“Being in the NFL you have to be able to play more than one positions,” said Joseph. “That’s why I say my tackle days aren’t over – you never quite know what’s going to happen throughout a season. Guys get hurt and sometimes guys don’t play well, and that’s when sometimes things change around. That’s why I say that might tackle days aren’t over.”
Although he used to play against Bucs quarterback Chris Simms, who played collegiately at Texas, Joseph is looking forward to pass protecting for his former Big 12 rival.
“Well, he’s a Texas quarterback, but he’s also a good guy,” Joseph said of Simms. “I have a Texas quarterback and a Auburn running back, so it’s a nice mixture, and I think it will be a lot of fun.”
But run blocking is what Joseph looks forward to doing most. He did, after all, do it quite well at Oklahoma.
With Joseph lined up at right guard, Sooners running back Adrian Peterson rushed for 1,925 yards (5.7 avg.) and 15 touchdowns in 2004.
When Oklahoma’s offensive line suffered a rash of injuries in 2005, Joseph was moved from right guard to left tackle, and Peterson struggled. The running back’s production, while still impressive, dropped off. Peterson rushed for 1,108 yards (5.0 avg.) and 14 touchdowns last year.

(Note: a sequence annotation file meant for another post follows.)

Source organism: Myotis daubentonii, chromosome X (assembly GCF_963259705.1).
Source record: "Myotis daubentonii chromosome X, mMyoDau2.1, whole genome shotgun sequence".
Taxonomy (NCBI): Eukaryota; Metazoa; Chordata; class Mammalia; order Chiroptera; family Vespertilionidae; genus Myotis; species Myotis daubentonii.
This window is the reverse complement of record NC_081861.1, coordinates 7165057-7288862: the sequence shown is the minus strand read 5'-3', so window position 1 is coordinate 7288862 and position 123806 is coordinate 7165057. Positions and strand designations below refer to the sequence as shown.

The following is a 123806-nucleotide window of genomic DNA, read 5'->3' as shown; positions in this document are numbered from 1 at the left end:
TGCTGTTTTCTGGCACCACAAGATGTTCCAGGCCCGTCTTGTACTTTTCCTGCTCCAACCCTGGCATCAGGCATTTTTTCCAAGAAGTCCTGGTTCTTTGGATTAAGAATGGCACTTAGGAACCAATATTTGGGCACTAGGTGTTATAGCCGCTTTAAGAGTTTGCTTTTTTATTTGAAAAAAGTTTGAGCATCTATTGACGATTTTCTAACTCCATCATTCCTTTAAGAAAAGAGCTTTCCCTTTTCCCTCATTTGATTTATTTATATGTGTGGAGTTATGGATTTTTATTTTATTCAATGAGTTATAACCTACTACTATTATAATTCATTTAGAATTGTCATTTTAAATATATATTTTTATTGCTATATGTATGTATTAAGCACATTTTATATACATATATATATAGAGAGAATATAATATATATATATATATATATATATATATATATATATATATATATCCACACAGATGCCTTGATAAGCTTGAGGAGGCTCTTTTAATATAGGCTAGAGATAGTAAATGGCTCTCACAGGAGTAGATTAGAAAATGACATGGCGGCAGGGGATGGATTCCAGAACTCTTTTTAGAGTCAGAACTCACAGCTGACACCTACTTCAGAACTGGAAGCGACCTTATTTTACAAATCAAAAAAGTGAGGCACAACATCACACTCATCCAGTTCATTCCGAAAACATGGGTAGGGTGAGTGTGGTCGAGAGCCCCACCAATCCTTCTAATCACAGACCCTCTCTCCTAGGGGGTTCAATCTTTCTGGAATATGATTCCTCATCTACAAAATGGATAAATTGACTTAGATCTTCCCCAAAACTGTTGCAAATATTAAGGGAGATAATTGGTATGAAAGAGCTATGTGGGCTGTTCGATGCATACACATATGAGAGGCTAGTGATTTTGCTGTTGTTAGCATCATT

Should he earn the starting job at right guard this year, Joseph will have the opportunity to open up holes for the 2005 NFL Rookie of the Year – Carnell “Cadillac” Williams. Joseph plans to help Williams build on his successful rookie season.
“Cadillac is a quick back,” said Joseph. “Plain and simple, the guy can play, and I love being able to block for a good running back. That just helps my game.
“That’s what I like to do – I like to run block. So hopefully Coach Gruden will call enough run plays to where I can get after some guys. That would get me back to doing what I like to do.”
In order for him to start at right guard this season, just as Dan Buenning did at left guard as a rookie last year, Joseph likely will have to report to training camp on time.
Tampa Bay reports to Celebration Hotel for training camp on July 27, and Joseph is confident that his contract will be completed in time for him to report with his new teammates.
“I’m sure that will take care of itself,” Joseph said of his contract. “That’s one of those deals where everybody has to do it, but I want to be there on the first day. Hopefully everything will go right so that will happen. It’s important to be here every day, especially the first day of training camp, and work with the guys. I’m sure everything will take care of itself and that I’ll be there on the first day.”